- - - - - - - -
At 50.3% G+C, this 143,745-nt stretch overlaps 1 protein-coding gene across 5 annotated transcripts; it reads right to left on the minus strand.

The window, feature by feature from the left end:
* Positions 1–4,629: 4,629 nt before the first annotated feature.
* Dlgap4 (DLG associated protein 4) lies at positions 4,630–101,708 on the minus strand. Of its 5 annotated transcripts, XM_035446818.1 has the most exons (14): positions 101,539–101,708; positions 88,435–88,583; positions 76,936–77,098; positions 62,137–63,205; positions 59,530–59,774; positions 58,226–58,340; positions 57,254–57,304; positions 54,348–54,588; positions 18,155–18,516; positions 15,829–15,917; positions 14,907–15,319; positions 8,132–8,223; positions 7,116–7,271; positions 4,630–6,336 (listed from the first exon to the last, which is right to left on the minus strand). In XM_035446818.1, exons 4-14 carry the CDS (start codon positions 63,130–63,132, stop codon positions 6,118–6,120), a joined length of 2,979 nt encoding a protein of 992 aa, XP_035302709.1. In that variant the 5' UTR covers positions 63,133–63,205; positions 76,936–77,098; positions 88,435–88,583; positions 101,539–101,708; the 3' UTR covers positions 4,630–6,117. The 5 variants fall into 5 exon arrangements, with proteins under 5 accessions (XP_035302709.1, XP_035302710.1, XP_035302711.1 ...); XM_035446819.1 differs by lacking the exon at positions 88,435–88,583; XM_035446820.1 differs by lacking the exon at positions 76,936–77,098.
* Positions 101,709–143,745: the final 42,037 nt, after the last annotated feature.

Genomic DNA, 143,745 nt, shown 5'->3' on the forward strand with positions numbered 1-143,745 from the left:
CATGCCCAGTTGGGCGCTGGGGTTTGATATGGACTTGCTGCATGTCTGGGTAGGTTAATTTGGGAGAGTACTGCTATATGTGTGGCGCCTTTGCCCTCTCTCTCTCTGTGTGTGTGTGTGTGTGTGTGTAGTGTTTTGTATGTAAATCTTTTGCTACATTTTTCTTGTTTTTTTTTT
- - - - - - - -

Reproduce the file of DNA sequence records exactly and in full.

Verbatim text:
At 50.3% G+C, this 143,745-nt stretch overlaps 1 protein-coding gene across 5 annotated transcripts; it reads right to left on the minus strand.

The window, feature by feature from the left end:
* Positions 1–4,629: 4,629 nt before the first annotated feature.
* Dlgap4 (DLG associated protein 4) lies at positions 4,630–101,708 on the minus strand. Of its 5 annotated transcripts, XM_035446818.1 has the most exons (14): positions 101,539–101,708; positions 88,435–88,583; positions 76,936–77,098; positions 62,137–63,205; positions 59,530–59,774; positions 58,226–58,340; positions 57,254–57,304; positions 54,348–54,588; positions 18,155–18,516; positions 15,829–15,917; positions 14,907–15,319; positions 8,132–8,223; positions 7,116–7,271; positions 4,630–6,336 (listed from the first exon to the last, which is right to left on the minus strand). In XM_035446818.1, exons 4-14 carry the CDS (start codon positions 63,130–63,132, stop codon positions 6,118–6,120), a joined length of 2,979 nt encoding a protein of 992 aa, XP_035302709.1. In that variant the 5' UTR covers positions 63,133–63,205; positions 76,936–77,098; positions 88,435–88,583; positions 101,539–101,708; the 3' UTR covers positions 4,630–6,117. The 5 variants fall into 5 exon arrangements, with proteins under 5 accessions (XP_035302709.1, XP_035302710.1, XP_035302711.1 ...); XM_035446819.1 differs by lacking the exon at positions 88,435–88,583; XM_035446820.1 differs by lacking the exon at positions 76,936–77,098.
* Positions 101,709–143,745: the final 42,037 nt, after the last annotated feature.

Genomic DNA, 143,745 nt, shown 5'->3' on the forward strand with positions numbered 1-143,745 from the left:
CATGCCCAGTTGGGCGCTGGGGTTTGATATGGACTTGCTGCATGTCTGGGTAGGTTAATTTGGGAGAGTACTGCTATATGTGTGGCGCCTTTGCCCTCTCTCTCTCTGTGTGTGTGTGTGTGTGTGTGTAGTGTTTTGTATGTAAATCTTTTGCTACATTTTTCTTGTTTTTTTTTT